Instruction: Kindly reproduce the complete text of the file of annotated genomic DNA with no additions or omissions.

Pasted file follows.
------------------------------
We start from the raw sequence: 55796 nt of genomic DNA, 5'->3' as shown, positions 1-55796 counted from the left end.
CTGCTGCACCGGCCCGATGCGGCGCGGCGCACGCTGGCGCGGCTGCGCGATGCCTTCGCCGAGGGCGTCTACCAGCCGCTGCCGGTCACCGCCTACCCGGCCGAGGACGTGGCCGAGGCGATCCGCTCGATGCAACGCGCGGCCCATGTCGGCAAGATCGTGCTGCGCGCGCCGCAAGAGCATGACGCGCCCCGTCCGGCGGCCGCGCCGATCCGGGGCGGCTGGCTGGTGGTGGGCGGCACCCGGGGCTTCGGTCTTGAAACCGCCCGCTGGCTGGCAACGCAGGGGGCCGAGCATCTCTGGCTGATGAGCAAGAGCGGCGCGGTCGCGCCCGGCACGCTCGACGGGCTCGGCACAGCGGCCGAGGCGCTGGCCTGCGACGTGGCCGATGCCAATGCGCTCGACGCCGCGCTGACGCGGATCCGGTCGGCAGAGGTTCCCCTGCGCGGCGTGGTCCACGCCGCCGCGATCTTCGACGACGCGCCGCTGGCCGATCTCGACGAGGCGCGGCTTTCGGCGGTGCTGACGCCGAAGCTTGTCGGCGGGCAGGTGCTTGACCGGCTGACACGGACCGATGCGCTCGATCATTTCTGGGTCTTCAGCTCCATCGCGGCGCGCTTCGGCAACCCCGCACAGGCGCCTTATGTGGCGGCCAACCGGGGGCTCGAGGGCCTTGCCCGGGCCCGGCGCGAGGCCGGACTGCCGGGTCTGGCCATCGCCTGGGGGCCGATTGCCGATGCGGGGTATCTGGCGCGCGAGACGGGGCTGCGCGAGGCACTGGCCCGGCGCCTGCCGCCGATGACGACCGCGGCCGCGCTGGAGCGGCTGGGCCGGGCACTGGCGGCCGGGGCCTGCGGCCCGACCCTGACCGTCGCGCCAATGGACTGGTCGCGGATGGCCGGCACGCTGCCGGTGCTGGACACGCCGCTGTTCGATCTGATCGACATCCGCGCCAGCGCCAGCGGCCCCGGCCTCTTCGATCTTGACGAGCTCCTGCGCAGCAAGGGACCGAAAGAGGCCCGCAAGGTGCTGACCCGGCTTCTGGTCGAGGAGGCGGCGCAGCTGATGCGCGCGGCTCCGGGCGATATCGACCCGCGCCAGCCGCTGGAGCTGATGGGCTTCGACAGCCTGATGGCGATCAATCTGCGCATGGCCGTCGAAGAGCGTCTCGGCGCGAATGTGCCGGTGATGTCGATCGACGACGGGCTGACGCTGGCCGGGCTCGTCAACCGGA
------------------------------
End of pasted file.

We start from the raw sequence: 55796 nt of genomic DNA, 5'->3' as shown, positions 1-55796 counted from the left end.
CTGCTGCACCGGCCCGATGCGGCGCGGCGCACGCTGGCGCGGCTGCGCGATGCCTTCGCCGAGGGCGTCTACCAGCCGCTGCCGGTCACCGCCTACCCGGCCGAGGACGTGGCCGAGGCGATCCGCTCGATGCAACGCGCGGCCCATGTCGGCAAGATCGTGCTGCGCGCGCCGCAAGAGCATGACGCGCCCCGTCCGGCGGCCGCGCCGATCCGGGGCGGCTGGCTGGTGGTGGGCGGCACCCGGGGCTTCGGTCTTGAAACCGCCCGCTGGCTGGCAACGCAGGGGGCCGAGCATCTCTGGCTGATGAGCAAGAGCGGCGCGGTCGCGCCCGGCACGCTCGACGGGCTCGGCACAGCGGCCGAGGCGCTGGCCTGCGACGTGGCCGATGCCAATGCGCTCGACGCCGCGCTGACGCGGATCCGGTCGGCAGAGGTTCCCCTGCGCGGCGTGGTCCACGCCGCCGCGATCTTCGACGACGCGCCGCTGGCCGATCTCGACGAGGCGCGGCTTTCGGCGGTGCTGACGCCGAAGCTTGTCGGCGGGCAGGTGCTTGACCGGCTGACACGGACCGATGCGCTCGATCATTTCTGGGTCTTCAGCTCCATCGCGGCGCGCTTCGGCAACCCCGCACAGGCGCCTTATGTGGCGGCCAACCGGGGGCTCGAGGGCCTTGCCCGGGCCCGGCGCGAGGCCGGACTGCCGGGTCTGGCCATCGCCTGGGGGCCGATTGCCGATGCGGGGTATCTGGCGCGCGAGACGGGGCTGCGCGAGGCACTGGCCCGGCGCCTGCCGCCGATGACGACCGCGGCCGCGCTGGAGCGGCTGGGCCGGGCACTGGCGGCCGGGGCCTGCGGCCCGACCCTGACCGTCGCGCCAATGGACTGGTCGCGGATGGCCGGCACGCTGCCGGTGCTGGACACGCCGCTGTTCGATCTGATCGACATCCGCGCCAGCGCCAGCGGCCCCGGCCTCTTCGATCTTGACGAGCTCCTGCGCAGCAAGGGACCGAAAGAGGCCCGCAAGGTGCTGACCCGGCTTCTGGTCGAGGAGGCGGCGCAGCTGATGCGCGCGGCTCCGGGCGATATCGACCCGCGCCAGCCGCTGGAGCTGATGGGCTTCGACAGCCTGATGGCGATCAATCTGCGCATGGCCGTCGAAGAGCGTCTCGGCGCGAATGTGCCGGTGATGTCGATCGACGACGGGCTGACGCTGGCCGGGCTCGTCAACCGGA